Vegetarian + Californian = we ❤ Mexican food!

Rice and beans, baby! We’re all over ’em. Toss in some onions, tomatoes, cilantro, shredded lettuce, colorful bell peppers – veggie goodness abounding. So versatile, so delicious.

And like most busy families, we need quick meals. To quote Rachael Ray, 30 Minute Meals.

Or, how about 20 minutes? Or less?

Tuesday is a long day for our family. We might all be home for two hours (or less) between school and activities before several of us scatter again. So dinner has to be fast, though I won’t sacrifice the health- or yum-factors.

Enter the most versatile meal in our repetoire. At its essence, bean dip, but it can be burritos, tacos, enchiladas, nachos – you choose (at our table, we often have some of everything, depending on who’s in the mood for what; as Tween says, “Style your own meal!”). And just for fun, let’s have it on our busiest day of the week and name it Taco Tuesday.

Basic Bean Dip
1 can veggie refried beans (we like Trader Joe’s refried black beans)
1/3 c green salsa (or your favorite salsa – to taste)
1 can black beans, drained & rinsed
1 c cooked brown rice

In a large saucepan, warm refried beans. As they begin to soften, stir in salsa. Add whole beans and rice and warm through. It’s that easy!

The brown rice is the only thing to slow this meal down. I use Trader Joe’s brown basmati rice, which cooks uncovered in 20 minutes. It smells like popcorn (perk!) and needs no tending, so I will often cook up a quick pot (1 c uncooked rice to 2 c boiling water + 20 minutes on medium-high heat) while I’m doing something else – kitchen clean up or homework help.

Meal suggestions:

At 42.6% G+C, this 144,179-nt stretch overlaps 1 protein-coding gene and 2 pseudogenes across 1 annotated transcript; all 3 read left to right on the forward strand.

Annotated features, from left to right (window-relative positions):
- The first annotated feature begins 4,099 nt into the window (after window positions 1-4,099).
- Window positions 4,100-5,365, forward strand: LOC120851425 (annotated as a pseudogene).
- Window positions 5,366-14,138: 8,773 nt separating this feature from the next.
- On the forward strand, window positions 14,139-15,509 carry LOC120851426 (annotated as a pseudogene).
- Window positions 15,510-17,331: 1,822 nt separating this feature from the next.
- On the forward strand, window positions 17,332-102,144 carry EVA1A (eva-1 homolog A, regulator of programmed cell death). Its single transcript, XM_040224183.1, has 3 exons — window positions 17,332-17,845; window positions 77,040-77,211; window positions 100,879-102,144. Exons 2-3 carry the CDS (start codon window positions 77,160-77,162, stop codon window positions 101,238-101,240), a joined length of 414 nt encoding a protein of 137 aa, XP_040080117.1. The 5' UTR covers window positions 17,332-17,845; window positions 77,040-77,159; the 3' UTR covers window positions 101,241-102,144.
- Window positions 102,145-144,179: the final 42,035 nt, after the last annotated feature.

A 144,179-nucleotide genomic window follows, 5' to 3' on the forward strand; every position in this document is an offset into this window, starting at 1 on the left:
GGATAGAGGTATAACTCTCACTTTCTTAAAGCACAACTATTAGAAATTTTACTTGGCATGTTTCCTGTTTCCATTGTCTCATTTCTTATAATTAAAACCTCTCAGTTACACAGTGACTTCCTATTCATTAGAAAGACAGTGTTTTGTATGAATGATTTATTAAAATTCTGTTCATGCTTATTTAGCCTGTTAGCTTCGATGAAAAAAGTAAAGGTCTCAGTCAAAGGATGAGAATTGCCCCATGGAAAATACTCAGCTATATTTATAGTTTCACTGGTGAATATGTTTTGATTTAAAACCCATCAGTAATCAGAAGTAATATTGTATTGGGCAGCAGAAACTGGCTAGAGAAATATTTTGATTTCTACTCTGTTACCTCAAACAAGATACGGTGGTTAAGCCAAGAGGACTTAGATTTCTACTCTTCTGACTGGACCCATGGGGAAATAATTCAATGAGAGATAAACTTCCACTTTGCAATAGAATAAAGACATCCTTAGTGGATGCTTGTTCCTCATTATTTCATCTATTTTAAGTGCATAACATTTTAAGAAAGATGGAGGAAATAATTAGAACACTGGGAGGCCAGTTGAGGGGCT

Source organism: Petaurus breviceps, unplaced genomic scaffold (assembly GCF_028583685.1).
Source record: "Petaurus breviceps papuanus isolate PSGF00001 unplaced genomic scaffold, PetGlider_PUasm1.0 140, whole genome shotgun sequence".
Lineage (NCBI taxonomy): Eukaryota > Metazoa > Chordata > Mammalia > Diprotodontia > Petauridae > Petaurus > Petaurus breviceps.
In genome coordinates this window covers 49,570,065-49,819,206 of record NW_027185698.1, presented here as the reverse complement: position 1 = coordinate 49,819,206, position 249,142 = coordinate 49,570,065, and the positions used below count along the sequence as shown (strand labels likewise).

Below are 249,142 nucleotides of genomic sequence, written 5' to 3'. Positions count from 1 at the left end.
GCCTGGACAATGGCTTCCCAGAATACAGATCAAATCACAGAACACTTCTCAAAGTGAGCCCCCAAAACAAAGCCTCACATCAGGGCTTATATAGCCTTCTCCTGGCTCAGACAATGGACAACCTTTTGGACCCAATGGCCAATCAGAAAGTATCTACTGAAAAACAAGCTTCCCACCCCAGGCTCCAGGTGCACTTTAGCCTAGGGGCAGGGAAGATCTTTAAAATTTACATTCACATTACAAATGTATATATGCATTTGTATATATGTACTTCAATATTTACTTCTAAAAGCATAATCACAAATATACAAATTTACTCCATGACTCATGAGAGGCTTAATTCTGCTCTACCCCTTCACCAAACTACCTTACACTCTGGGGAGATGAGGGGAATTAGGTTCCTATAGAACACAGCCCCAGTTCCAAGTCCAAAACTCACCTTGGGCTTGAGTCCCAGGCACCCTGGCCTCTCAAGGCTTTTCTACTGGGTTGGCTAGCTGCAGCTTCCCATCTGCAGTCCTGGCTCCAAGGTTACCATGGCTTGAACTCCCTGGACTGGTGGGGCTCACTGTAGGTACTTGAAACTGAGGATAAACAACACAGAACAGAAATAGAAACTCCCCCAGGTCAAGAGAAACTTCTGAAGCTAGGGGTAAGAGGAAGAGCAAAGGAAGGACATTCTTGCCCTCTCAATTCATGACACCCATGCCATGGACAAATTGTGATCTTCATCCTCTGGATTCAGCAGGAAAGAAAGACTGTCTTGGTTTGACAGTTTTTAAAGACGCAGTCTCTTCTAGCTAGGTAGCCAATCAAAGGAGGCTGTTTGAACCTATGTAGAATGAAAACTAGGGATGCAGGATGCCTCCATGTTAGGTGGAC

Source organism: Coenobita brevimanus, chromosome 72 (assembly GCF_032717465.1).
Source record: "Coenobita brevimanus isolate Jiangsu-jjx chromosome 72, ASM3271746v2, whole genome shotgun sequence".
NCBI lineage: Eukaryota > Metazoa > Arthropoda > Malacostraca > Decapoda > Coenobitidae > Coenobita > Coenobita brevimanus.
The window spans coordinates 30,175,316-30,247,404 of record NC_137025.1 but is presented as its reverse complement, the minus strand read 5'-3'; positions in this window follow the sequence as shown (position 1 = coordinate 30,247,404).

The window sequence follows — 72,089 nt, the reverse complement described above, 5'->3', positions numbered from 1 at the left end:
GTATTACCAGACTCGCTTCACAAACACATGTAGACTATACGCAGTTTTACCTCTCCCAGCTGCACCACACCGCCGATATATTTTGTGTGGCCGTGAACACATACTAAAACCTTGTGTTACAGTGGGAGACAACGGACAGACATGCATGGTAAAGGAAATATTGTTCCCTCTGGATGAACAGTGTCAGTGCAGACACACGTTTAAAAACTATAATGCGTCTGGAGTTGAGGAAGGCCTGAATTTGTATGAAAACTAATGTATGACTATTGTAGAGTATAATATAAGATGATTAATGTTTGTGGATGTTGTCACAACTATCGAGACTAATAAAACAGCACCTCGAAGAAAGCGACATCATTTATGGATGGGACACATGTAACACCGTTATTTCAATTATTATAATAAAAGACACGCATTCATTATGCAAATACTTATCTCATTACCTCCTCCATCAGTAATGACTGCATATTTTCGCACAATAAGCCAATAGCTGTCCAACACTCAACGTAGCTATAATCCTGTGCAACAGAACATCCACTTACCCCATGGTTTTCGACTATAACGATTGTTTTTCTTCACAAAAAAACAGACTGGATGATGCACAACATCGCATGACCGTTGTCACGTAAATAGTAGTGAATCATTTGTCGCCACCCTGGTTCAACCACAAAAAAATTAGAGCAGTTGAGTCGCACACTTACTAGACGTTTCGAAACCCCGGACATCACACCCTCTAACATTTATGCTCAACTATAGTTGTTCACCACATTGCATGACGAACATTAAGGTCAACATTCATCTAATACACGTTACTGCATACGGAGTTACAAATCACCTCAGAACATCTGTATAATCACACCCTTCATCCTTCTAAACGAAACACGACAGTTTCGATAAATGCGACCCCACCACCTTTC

*Burritos might be our most-often use for this dip. Warm up some whole wheat tortillas, shred lettuce or cabbage, chop tomatoes, and the kids like to add cheese.
*I have been known to spoon this gooey-goodness on to a bowlful of shredded lettuce for a taco salad. Add any other veggies you like + salsa as salad dressing.
*If you have taco shells or tortilla chips on hand, you can use all the same ingredients to make tacos or nachos.
*Spread dip on warm corn tortillas to add a little more veggie-power to fish tacos.
*Yesterday I put the warm dip in a casserole dish topped with chopped veggies – avocado, tomatoes, green onions, olives, cilantro – and we had a tasty vegan version of 7-layer dip for our Superbowl party (although next time I might add some chopped jalapenos for kick).

Superbowl bean-veggie dip

Superbowl bean-veggie dip

Meatless Monday

From time to time friends looking to incorporate more veggies (especially kid-friendly veggies) ask me for recipes. So in honor of Meatless Mondays (a concept I love but live more fully than 1x/week) I have decided to post veggie recipes on Mondays.

Up this week: veggie enchiladas & red chili rice

Teen has been asking for enchiladas but some days are too full… this menu takes time as it has several steps. At least I make my own sauce and I make a hearty rice side dish. This time I also roasted veggies + made two pans of enchiladas: one with cheese and the other with refried black beans and roasted veggies (guess which one the kids preferred?). You could make the sauce ahead, but I didn’t have time yesterday. So I did it all today and it took just over an hour. Really, not bad.

Enchilada sauce (loosely based on Emeril):
3 Tbsp veggie or olive oil
1 Tbsp whole wheat flour
2 Tbsp chili powder
2 c veggie stock